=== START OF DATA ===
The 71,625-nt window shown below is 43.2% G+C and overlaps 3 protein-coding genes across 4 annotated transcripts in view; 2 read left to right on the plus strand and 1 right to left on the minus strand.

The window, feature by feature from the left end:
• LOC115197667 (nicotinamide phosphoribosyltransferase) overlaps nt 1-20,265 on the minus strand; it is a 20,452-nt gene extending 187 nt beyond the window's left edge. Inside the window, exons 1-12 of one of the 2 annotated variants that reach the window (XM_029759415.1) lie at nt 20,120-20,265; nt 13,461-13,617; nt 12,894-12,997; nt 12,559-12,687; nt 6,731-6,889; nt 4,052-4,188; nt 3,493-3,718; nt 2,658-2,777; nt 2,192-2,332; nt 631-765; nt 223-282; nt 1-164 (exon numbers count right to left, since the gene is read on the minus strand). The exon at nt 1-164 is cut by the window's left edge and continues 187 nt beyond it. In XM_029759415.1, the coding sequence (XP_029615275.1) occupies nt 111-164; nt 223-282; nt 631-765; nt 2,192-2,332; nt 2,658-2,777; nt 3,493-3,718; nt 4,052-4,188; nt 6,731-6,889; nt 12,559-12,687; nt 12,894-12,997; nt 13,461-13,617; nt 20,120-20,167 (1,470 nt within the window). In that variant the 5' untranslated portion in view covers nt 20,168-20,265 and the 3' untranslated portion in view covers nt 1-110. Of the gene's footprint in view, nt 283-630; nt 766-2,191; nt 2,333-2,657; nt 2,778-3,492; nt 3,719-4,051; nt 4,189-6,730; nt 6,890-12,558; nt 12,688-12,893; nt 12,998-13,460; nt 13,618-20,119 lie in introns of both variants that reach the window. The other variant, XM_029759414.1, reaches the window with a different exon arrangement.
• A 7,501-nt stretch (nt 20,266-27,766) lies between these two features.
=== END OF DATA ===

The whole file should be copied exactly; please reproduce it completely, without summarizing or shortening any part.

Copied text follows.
The 71,625-nt window shown below is 43.2% G+C and overlaps 3 protein-coding genes across 4 annotated transcripts in view; 2 read left to right on the plus strand and 1 right to left on the minus strand.

The window, feature by feature from the left end:
• LOC115197667 (nicotinamide phosphoribosyltransferase) overlaps nt 1-20,265 on the minus strand; it is a 20,452-nt gene extending 187 nt beyond the window's left edge. Inside the window, exons 1-12 of one of the 2 annotated variants that reach the window (XM_029759415.1) lie at nt 20,120-20,265; nt 13,461-13,617; nt 12,894-12,997; nt 12,559-12,687; nt 6,731-6,889; nt 4,052-4,188; nt 3,493-3,718; nt 2,658-2,777; nt 2,192-2,332; nt 631-765; nt 223-282; nt 1-164 (exon numbers count right to left, since the gene is read on the minus strand). The exon at nt 1-164 is cut by the window's left edge and continues 187 nt beyond it. In XM_029759415.1, the coding sequence (XP_029615275.1) occupies nt 111-164; nt 223-282; nt 631-765; nt 2,192-2,332; nt 2,658-2,777; nt 3,493-3,718; nt 4,052-4,188; nt 6,731-6,889; nt 12,559-12,687; nt 12,894-12,997; nt 13,461-13,617; nt 20,120-20,167 (1,470 nt within the window). In that variant the 5' untranslated portion in view covers nt 20,168-20,265 and the 3' untranslated portion in view covers nt 1-110. Of the gene's footprint in view, nt 283-630; nt 766-2,191; nt 2,333-2,657; nt 2,778-3,492; nt 3,719-4,051; nt 4,189-6,730; nt 6,890-12,558; nt 12,688-12,893; nt 12,998-13,460; nt 13,618-20,119 lie in introns of both variants that reach the window. The other variant, XM_029759414.1, reaches the window with a different exon arrangement.
• A 7,501-nt stretch (nt 20,266-27,766) lies between these two features.